Monday, October 10, 2011

Women Pushing Forward, Dykes—Not So Much

By Kelly Jean Cogswell

Last Friday, the 2011 Nobel committee split the peace prize among Liberians Ellen Johnson Sirleaf and Leymah Gbowee, and Yemeni writer Tawakkol Karman, recognizing them "…for their non-violent struggle for the safety of women and for women's rights to full participation in peace-building work." It’s one of only 12 peace prizes given to women in the 112 years of the award, and the first for an Arab woman.

Ellen Johnson Sirleaf’s probably the most conventional of the three -- a Harvard-trained economist who became post-colonial Africa’s first woman president. Elected in 2005, she’s worked to promote development for her impoverished country, getting 4 billion dollars in foreign debts forgiven, and supporting the rights of women and girls.

The Liberian activist that made her election possible, was sister laureate, Leymah Gbowee, who worked first as a trauma counselor with ex-child soldiers, before participating in the fledgling women’s peace movement trying to end years of bloody civil war, widespread rapes, and the kidnapping of children for soldiers.

The movement began in Monrovia in 2002 with a daily peace encampment near a small market where women dressed in white, and fasted and prayed. She joined them, working to unite Muslim and Christian women, and developing additional strategies. One tactic was a sex strike persuading husbands to support the peace movement. It was extremely successful. Another time they threatened curses.

Not long after a huge march on Monrovia’s City Hall in 2003, dictator Charles Taylor agreed to meet. Three days later, there was a ceasefire. Soon after that, all sides negotiated an agreement that has held up, thanks to ongoing work. Taylor is currently awaiting a verdict at the Hague after being tried for war crimes and crimes against humanity.

The women’s peace movement in Liberia has sparked interest all over the continent, encouraging women in Nigeria, Ivory Coast, and Zimbabwe to begin putting pressure on their own governments. The third laureate, journalist and leader in Yemen’s democratic revolt, Tawakkul Karman, has been equally inspiring to women in the Arab world.

Head of Women Journalists without Chains, she’s a longtime critic of Yemeni President Ali Abdullah Saleh, organizing protests since 2007 to demand rights for women and increased freedom of the press.

It was her arrest in January that sparked massive protests demanding a democratic government. Since her release, she’s been with the other protesters in “Change” Square, despite very real fears she’ll be murdered or kidnapped.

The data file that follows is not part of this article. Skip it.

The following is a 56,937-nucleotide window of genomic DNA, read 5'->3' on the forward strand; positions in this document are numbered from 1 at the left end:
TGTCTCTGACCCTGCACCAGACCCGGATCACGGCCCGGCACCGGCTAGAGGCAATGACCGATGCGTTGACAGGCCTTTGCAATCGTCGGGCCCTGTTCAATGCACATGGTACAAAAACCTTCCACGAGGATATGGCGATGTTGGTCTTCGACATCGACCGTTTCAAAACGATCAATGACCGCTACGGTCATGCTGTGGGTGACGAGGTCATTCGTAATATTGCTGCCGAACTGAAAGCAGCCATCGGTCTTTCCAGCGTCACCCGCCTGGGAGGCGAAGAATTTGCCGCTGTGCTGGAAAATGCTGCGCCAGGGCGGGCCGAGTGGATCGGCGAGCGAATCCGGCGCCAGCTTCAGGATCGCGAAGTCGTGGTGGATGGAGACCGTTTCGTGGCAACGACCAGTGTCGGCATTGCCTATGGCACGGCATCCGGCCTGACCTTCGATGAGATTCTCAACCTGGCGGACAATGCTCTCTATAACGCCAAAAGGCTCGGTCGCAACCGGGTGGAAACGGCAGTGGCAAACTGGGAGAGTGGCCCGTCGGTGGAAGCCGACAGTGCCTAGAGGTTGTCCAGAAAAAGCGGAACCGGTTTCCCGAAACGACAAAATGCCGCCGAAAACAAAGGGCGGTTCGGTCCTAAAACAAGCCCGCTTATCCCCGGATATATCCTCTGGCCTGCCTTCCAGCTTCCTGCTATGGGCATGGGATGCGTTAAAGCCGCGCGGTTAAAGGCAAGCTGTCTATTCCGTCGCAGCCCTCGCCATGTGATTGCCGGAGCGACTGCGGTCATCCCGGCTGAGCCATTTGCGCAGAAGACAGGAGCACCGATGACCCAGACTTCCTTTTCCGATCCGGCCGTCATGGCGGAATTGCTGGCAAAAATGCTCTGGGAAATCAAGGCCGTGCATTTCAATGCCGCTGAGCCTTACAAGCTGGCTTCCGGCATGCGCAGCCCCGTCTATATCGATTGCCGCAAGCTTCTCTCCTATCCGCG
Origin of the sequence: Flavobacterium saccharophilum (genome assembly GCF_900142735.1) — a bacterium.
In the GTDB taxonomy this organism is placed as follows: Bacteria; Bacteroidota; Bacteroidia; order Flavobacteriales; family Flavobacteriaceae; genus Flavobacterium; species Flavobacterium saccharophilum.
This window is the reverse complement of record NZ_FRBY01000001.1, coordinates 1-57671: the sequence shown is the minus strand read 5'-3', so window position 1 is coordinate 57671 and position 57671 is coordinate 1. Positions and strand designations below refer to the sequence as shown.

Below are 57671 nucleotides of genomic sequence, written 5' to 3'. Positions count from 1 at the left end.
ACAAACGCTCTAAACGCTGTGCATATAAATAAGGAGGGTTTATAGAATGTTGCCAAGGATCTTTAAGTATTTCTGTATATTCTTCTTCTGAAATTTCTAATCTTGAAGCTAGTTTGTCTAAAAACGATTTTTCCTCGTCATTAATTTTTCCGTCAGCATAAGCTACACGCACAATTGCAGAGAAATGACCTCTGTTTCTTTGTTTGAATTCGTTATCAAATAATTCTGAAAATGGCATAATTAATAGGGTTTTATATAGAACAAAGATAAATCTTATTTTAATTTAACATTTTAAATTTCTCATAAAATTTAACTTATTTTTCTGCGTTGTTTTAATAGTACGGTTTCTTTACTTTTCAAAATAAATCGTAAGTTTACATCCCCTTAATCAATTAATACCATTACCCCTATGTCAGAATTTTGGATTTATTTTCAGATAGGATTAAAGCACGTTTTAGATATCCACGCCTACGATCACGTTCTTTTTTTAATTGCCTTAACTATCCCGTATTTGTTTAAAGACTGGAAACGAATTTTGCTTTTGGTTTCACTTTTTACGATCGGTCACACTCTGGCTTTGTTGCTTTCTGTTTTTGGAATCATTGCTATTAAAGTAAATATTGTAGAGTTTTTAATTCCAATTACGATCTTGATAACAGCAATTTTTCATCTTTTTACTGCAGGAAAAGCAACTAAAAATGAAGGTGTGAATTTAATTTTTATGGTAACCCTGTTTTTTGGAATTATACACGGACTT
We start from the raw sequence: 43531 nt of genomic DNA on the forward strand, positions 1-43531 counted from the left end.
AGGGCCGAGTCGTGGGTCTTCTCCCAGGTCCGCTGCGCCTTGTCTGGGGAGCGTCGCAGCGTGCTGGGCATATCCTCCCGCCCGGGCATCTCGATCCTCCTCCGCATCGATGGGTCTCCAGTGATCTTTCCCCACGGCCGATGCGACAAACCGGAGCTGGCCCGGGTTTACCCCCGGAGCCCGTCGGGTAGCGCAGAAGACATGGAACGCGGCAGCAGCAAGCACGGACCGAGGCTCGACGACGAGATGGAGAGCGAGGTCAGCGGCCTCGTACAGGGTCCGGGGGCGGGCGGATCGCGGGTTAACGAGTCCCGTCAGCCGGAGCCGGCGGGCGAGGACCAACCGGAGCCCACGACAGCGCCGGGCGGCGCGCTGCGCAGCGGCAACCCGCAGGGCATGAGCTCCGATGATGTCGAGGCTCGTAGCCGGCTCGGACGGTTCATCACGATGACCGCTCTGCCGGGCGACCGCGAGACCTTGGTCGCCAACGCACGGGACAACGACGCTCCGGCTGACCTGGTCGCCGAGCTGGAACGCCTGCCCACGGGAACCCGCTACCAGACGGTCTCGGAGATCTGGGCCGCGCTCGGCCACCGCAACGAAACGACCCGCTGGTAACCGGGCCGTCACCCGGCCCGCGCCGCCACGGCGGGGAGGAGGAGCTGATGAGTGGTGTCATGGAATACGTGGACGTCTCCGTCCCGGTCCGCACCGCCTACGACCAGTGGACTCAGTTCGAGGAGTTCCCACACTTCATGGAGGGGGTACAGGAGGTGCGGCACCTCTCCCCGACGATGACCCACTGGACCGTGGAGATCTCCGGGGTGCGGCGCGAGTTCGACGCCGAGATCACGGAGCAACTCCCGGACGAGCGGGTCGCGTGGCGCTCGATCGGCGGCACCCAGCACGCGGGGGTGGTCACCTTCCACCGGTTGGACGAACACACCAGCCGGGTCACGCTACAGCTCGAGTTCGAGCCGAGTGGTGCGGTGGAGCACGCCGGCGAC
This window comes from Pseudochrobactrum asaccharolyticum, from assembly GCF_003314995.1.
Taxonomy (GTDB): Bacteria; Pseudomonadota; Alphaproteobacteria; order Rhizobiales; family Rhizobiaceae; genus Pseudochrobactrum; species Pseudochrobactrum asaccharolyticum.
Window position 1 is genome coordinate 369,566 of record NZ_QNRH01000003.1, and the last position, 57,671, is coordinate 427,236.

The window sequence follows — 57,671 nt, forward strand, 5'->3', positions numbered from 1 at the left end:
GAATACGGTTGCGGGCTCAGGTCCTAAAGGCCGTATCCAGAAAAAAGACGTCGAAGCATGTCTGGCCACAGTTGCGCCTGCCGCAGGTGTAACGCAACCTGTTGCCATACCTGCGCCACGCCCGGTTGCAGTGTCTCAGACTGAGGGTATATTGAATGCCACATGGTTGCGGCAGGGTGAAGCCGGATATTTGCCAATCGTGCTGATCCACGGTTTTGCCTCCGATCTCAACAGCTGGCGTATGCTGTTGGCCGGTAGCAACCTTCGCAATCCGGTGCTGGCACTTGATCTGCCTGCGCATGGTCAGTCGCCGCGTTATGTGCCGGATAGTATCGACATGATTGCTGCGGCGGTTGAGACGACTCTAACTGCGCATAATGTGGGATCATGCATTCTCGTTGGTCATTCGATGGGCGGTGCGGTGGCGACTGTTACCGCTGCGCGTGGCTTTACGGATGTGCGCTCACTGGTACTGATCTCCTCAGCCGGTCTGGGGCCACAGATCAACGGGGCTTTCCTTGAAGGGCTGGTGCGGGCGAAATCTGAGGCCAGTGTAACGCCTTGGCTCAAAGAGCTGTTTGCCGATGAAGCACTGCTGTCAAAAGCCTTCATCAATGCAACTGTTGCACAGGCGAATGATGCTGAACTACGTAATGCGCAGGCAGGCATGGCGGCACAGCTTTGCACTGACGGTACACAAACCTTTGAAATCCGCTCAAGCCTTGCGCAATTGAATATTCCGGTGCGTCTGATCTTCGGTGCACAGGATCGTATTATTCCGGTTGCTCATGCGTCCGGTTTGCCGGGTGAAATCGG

Like other women protesters from the Arab Spring, she’s faced not only threats from her government, but from conservative forces in her own Islamic opposition party, Islah, that have denounced her uncovered face and close contact with men. Her own father was opposed, and tried to get her to stop, but when she wouldn’t he finally joined her.

Like the Liberian activists, the growing visibility of Tawakkul Karman is hugely important for women in the region. She’s openly called for women to take to the streets. They’re responding in droves, though most keep to the back of demos and wear the abaya and face veils.

It’s difficult to say what these awards mean for lesbians in Central Africa or Yemen. Even in democratic countries, we’re often excluded from women’s movements, and our own work rarely sees the light of day.

On Friday, for instance, while these three extraordinary women were being informed of their award, one South African court finally offered some small measure of justice in the murder of lesbian activist Zoliswa Nkonyana who was beaten, kicked, and stoned to death six years ago by a gang of youths.

The trial was postponed more than fifty times by a reluctant justice system and the incompetence and bigotry of local cops, but in the end, at least four out of the twenty accused were found guilty.

If the trial happened at all, it was due to pressure from groups like FreeGender, a black lesbian organization in Capetown whose founder and spokesperson Funeka Soldaat said that though they were happy about the judgment, too many people had been acquitted due to police incompetence.

She helped found the group because lesbians were being raped and killed and nobody cared. Mobilizing was tough: “lesbians were too scared to attend public demonstrations.” So they decided to create FreeGender, which would let them stand as a group against homophobia, holding workshops, and trying to get cops trained.

They’ve come a long way. In June they hosted the very first national black lesbian conference in South Africa, and participated in a groundbreaking task force of the Department of Justice aiming to combat the wave of rapes targeting lesbians in South Africa.

The LGBT community could take a page from Nobel committee’s book, and do more to highlight the work of queer activists like Funeka Soldaat, both with funding and recognition. It's how more activists are inspired.

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